Matisse often reworked his canvases, radically transforming them into almost entirely different works of art. This was particularly true of Bathers by a River. The artist himself called it one of the five most important pictures of his entire career. It is hard to argue with him. It went through a long gestation of six distinct states all carefully documented in the exhibition, a digital survey and the catalogue. The Art Institute of Chicago recently bombarded the picture with a series of scientific investigations to determine exactly its aesthetic evolution. Begun in 1909 originally as a mural for Shchukin’s stairway in his Moscow home, Matisse returned to the picture again and again and ended up with one of the great works of the 20th century. Although likely not his initial intent, the sculpted nudes, now pared down to their simplest forms, could be different views of the same model on four separate panels. Each is rendered slightly differently from every other one. The artist likewise rethought Back in four distinct forms between 1908 and 1931, producing among the most influential sculptures of the modern era. Unlike his pictures that he painted over, Matisse wisely preserved each state of this sculpture.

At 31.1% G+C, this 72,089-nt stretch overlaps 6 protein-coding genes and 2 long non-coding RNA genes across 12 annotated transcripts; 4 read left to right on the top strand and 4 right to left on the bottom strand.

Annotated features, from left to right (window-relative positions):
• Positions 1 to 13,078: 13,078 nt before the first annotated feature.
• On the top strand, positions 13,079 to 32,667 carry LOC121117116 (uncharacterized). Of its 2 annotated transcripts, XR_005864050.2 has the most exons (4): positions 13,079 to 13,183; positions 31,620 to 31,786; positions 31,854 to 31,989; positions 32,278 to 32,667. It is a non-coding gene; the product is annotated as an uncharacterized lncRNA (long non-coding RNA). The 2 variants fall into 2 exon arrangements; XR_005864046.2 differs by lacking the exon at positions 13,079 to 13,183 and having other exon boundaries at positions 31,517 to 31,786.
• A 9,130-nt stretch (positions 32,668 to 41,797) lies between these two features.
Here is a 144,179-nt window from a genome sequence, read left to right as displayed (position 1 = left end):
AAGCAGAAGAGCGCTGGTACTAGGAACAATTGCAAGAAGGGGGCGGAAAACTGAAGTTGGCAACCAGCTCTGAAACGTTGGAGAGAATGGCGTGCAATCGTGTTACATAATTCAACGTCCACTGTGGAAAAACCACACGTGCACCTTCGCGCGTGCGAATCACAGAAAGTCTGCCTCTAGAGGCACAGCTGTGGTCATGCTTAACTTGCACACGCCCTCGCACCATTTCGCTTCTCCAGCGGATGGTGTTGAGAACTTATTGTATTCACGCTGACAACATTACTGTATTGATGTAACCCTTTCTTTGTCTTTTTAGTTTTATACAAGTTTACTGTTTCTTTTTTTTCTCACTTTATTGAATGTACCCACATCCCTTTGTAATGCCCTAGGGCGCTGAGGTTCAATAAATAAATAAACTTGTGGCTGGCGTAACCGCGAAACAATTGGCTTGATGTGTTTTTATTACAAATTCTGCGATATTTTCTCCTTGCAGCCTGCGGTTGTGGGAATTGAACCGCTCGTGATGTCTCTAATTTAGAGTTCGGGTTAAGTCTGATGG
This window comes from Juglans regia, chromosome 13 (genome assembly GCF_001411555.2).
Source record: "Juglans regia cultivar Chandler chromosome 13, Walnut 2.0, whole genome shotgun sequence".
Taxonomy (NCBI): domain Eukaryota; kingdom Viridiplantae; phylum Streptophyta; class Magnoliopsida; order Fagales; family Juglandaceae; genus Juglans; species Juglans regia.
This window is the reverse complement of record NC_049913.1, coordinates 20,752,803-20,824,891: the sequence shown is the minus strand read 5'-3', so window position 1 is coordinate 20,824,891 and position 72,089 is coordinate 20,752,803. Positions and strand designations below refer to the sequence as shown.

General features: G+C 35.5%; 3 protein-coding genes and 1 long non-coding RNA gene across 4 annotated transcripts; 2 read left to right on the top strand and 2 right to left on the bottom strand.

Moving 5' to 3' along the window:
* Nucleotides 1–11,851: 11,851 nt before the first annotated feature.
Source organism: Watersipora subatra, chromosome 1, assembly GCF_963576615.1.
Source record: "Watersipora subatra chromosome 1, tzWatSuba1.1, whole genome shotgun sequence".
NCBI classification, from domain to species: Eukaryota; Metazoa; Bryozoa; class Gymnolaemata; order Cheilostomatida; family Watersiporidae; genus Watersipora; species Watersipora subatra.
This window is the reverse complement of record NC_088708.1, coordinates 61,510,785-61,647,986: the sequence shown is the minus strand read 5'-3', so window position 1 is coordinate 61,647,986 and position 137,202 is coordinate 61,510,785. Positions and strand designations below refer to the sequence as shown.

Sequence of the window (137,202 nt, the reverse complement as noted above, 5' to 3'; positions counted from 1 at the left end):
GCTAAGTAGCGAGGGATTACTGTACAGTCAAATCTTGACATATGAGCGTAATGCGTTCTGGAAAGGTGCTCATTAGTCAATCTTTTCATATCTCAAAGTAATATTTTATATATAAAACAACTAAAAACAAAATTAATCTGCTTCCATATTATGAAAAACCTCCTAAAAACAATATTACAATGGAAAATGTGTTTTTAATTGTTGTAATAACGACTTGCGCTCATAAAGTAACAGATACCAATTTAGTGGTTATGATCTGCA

Now the bad news. The curators have been so caught up in the latest technology that they seem to have lost sight of the art in their exhibition. They are so busy studying the trees that they do not quite see the forest. They have taken X-rays of the pictures and digitally reconstructed the various stages of their development and eagerly put their research on the walls. Doggedly applying modern science to these works drains them of their magic, their mystery, their poetry. “Hast thou not dragged Diana from her car?” wondered Edgar Allan Poe in his Sonnet To Science. The oversized supplemental panels mounted between the pictures are crammed with lots of text and many tiny snapshots. Some discuss paintings missing from the show. Such gratuitous minutiae are more appropriate for an academic dissertation than an art exhibition. All this scholarly stuff encourages unnecessary congestion as patrons plant their feet before the paintings to diligently listen to the banality of the commentary on their headphones as they strain to study the panels. Some may even glance from time to time at the art. There is so much to read and so many little reproductions to look at that it all distracts from the major thrust of the organisers’ fine argument. Better, in fact, to buy the weighty catalogue and study the scholarship at leisure.